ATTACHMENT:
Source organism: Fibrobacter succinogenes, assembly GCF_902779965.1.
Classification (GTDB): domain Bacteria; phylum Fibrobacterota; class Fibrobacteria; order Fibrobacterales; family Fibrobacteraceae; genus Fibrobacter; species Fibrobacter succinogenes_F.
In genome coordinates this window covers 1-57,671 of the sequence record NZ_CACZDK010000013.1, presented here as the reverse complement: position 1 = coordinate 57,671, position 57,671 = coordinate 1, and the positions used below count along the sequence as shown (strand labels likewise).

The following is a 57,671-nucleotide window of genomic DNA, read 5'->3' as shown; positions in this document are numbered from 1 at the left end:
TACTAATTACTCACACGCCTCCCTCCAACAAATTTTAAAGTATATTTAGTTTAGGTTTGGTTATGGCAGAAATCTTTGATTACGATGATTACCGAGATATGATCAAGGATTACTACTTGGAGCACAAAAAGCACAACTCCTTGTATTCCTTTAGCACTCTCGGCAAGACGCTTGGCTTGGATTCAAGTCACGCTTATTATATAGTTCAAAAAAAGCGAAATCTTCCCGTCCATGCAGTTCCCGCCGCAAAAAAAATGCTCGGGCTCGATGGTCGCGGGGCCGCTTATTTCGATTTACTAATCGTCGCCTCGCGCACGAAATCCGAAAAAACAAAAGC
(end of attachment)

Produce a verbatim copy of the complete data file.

Source organism: Fibrobacter succinogenes, assembly GCF_902779965.1.
Classification (GTDB): domain Bacteria; phylum Fibrobacterota; class Fibrobacteria; order Fibrobacterales; family Fibrobacteraceae; genus Fibrobacter; species Fibrobacter succinogenes_F.
In genome coordinates this window covers 1-57,671 of the sequence record NZ_CACZDK010000013.1, presented here as the reverse complement: position 1 = coordinate 57,671, position 57,671 = coordinate 1, and the positions used below count along the sequence as shown (strand labels likewise).

The following is a 57,671-nucleotide window of genomic DNA, read 5'->3' as shown; positions in this document are numbered from 1 at the left end:
TACTAATTACTCACACGCCTCCCTCCAACAAATTTTAAAGTATATTTAGTTTAGGTTTGGTTATGGCAGAAATCTTTGATTACGATGATTACCGAGATATGATCAAGGATTACTACTTGGAGCACAAAAAGCACAACTCCTTGTATTCCTTTAGCACTCTCGGCAAGACGCTTGGCTTGGATTCAAGTCACGCTTATTATATAGTTCAAAAAAAGCGAAATCTTCCCGTCCATGCAGTTCCCGCCGCAAAAAAAATGCTCGGGCTCGATGGTCGCGGGGCCGCTTATTTCGATTTACTAATCGTCGCCTCGCGCACGAAATCCGAAAAAACAAAAGC